1,000 to receive France's Legion of Honour

10th April 2007, Comments 0 comments

PARIS, April 9, 2007 (AFP) - France's Legion of Honour, the country's highest civilian award, will be conferred on about 1,000 people including some who helped save Jews from Nazi death camps, the government said Sunday.


PARIS, April 9, 2007 (AFP) - France's Legion of Honour, the country's highest civilian award, will be conferred on about 1,000 people including some who helped save Jews from Nazi death camps, the government said Sunday.

Besides the 153 "righteous of France" who kept Jews from being deported to concentration camps during World War II, others included billionaire businessman Francois Pinault and actor Jean-Paul Belmondo.

The 153 are among those recognised by Israel as "righteous among the nations" for their role in saving Jews from the Holocaust. Some 2,725 have been recognised in France, the largest number after Poland and the Netherlands, and 16,000 in Europe as a whole.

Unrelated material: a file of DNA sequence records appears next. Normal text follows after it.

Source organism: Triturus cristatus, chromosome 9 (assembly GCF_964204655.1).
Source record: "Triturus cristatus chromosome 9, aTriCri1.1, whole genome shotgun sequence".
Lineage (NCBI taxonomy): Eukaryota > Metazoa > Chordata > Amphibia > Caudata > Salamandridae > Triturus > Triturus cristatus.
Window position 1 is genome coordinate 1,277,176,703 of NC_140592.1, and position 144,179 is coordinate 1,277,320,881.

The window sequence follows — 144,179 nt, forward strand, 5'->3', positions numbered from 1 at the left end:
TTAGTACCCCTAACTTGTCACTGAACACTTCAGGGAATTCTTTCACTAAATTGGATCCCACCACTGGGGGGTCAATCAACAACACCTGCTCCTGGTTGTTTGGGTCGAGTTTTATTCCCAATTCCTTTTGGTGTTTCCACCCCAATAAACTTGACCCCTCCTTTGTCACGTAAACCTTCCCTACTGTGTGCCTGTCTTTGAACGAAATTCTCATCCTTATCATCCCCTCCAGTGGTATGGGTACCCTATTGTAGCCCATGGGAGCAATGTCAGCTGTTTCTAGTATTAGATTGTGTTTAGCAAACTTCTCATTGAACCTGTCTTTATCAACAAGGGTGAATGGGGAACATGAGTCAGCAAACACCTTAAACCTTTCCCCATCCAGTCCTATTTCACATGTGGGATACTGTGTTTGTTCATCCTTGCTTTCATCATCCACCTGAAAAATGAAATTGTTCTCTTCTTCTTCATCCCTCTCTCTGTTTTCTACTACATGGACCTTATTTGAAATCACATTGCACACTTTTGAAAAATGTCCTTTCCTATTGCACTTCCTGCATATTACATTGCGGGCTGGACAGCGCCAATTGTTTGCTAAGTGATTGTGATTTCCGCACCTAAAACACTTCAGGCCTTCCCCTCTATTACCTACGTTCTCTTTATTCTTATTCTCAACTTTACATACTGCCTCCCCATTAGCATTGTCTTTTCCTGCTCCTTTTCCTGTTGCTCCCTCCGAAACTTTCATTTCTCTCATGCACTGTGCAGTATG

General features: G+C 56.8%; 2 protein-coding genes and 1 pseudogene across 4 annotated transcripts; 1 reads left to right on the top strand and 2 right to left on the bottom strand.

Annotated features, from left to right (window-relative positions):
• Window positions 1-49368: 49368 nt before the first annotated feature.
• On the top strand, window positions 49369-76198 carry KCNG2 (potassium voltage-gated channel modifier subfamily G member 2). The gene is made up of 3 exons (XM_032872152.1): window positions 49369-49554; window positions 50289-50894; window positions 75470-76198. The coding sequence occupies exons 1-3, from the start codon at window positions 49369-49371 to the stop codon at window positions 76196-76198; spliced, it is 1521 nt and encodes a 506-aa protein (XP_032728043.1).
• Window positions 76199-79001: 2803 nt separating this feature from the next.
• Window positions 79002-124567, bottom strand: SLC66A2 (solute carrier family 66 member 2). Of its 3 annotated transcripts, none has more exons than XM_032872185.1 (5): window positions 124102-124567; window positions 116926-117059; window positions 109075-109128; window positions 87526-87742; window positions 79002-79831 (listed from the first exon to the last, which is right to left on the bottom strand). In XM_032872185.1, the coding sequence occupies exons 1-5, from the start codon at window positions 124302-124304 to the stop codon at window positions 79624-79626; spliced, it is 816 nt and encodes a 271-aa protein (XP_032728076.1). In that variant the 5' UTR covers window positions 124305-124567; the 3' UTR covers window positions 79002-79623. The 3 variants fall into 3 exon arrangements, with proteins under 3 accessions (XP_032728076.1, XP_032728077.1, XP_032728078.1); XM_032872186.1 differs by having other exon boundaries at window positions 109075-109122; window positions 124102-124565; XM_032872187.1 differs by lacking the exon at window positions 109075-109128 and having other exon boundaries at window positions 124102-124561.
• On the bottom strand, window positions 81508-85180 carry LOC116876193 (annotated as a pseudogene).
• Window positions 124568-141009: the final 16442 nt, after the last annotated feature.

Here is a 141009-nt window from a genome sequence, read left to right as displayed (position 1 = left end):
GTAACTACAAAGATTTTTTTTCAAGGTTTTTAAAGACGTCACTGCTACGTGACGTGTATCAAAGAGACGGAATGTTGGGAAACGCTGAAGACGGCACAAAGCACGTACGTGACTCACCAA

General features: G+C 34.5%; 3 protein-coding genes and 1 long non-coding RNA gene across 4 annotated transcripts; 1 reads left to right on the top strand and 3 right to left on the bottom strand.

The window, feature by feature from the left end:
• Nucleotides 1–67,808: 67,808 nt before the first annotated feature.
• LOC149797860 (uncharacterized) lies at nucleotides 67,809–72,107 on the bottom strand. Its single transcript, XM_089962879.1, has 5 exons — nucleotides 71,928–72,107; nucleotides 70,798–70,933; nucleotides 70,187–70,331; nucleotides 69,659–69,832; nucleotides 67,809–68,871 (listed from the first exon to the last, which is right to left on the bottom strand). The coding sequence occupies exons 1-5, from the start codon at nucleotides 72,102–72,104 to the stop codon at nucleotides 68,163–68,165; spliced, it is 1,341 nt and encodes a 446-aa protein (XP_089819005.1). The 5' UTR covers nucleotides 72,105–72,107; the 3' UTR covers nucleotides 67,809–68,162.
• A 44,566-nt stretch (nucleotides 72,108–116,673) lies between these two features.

Pinault is considered one of France's richest and most influential men and is a close friend of President Jacques Chirac. He began in the timber trade, moving later into finance, the sugar industry and retail.

But he spurned France when seeking a location to display part of his vast art collection after administrative delays kept him from opening a foundation on an island in the river Seine. He chose Venice's Palazzo Grassi instead.

Other famous names in the list include cosmetics entrepreneur Yves Rocher and designer Marithe Girbaud.

Director Rachid Bouchareb was also named. His recent film, "Indigenes" -- released in English under the title "Days of Glory" -- told the story of North African soldiers who fought for France in World War II.


Copyright AFP

Subject: French news

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